This September 1, the Regulation to the “Law to authorize the use of water for human consumption and construction of works in the natural heritage of the State” (N ° 9590) was published in the official newspaper La Gaceta.
Regulation No. 42548-MINAE regulates the process to authorize the use of surface sources in the State Natural Heritage, when there is no other viable option to supply a community, in balance with the rigorous protection of the environment.
Law No. 9590 and its regulations are essential to supply communities that, due to the effects of climate change or the poor quality of sources, need to take advantage of water located in a Protected Wild Area or within the State Natural Heritage.
With high environmental and technical requirements, the regulations guarantee respect for the right to access to drinking water and to a healthy and ecologically balanced environment, as established in the Political Constitution.
“We are committed to ensuring that all people have drinking water, while we remain vigilant in promoting sustainable development and a green economic reactivation for the construction of a new reality,” said the Minister of Environment and Energy, Andrea Meza Murillo .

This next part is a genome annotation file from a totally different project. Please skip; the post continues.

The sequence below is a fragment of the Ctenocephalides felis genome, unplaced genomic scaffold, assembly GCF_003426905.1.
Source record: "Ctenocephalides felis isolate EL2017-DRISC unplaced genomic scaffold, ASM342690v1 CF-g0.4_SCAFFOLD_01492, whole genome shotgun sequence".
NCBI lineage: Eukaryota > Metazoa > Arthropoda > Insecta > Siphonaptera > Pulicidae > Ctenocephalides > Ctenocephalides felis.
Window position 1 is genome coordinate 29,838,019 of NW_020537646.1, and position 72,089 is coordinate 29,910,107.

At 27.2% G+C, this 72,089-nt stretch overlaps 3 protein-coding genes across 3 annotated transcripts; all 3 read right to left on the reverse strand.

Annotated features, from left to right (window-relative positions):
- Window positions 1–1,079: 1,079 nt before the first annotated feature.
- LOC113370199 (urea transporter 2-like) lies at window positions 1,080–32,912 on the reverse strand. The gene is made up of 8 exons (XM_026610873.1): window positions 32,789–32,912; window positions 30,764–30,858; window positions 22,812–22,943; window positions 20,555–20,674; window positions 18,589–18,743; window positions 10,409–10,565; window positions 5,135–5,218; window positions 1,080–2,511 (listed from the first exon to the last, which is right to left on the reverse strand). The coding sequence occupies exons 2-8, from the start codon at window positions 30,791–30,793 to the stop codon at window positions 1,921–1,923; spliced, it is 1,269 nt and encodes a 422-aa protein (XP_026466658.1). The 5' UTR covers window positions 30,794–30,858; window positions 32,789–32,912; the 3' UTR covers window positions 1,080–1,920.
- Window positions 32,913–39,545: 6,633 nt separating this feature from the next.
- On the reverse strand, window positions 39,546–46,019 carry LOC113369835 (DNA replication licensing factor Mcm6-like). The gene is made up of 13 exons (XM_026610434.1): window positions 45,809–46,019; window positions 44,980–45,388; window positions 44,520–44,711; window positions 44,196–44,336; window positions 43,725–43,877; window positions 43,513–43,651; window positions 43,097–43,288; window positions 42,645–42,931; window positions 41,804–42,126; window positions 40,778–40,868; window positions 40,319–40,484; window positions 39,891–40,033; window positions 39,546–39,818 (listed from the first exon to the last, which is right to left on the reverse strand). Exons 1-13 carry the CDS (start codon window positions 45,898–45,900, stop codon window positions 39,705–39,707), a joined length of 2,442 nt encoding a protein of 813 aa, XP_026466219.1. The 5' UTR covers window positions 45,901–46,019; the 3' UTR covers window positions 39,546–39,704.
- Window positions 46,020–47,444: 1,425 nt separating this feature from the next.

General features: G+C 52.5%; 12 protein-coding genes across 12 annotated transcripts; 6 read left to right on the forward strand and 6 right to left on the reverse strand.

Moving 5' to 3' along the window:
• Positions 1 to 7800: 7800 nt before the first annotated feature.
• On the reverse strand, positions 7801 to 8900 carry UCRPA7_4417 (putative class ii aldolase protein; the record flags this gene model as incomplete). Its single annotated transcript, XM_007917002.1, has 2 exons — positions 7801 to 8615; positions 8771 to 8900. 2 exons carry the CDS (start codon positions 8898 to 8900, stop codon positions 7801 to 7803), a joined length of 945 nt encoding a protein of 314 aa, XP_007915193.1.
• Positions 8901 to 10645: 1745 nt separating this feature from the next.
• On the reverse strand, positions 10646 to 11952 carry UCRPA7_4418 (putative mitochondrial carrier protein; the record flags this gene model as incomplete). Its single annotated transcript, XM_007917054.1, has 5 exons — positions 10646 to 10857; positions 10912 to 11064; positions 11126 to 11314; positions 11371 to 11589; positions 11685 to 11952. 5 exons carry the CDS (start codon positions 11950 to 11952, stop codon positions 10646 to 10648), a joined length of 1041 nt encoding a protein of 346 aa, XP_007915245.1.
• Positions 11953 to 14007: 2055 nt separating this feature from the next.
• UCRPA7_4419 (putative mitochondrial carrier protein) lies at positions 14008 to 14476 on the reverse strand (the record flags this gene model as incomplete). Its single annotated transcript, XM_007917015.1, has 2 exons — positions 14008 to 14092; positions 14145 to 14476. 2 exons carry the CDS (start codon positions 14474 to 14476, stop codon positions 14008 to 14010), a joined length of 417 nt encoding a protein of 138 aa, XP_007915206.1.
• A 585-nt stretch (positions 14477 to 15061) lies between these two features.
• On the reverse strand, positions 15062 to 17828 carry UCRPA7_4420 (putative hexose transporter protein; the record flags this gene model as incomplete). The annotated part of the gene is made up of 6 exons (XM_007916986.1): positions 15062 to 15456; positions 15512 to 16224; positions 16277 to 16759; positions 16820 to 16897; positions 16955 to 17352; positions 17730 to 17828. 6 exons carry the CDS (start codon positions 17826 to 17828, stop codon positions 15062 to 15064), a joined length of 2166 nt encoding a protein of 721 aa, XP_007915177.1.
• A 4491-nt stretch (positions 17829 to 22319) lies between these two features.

She added that “the impacts of the COVID-19 pandemic highlight the urgent need to supply this vital liquid both for human health and to fight inequality.”
For her part, the executive president of the Costa Rican Institute of Aqueducts and Sewers (AyA), Yamileth Astorga Espeleta, stressed that the need to enable this type of projects extends to various parts of the country.
“This is another important advance towards supply for communities that have no other alternatives, such as in Guácimo and the third stage of improvements in Guápiles, or in communities supplied by ASADAS, such as Drake de Osa, Chires de Puriscal, Santa Maria de Coto Brus and Abrojo de Corredores, among others ”, highlighted the executive president.
The Natural Heritage of the State consists of forests and forest lands of national reserves, areas declared inalienable and farms registered in the name of public entities, a concept that includes Protected Wild Areas.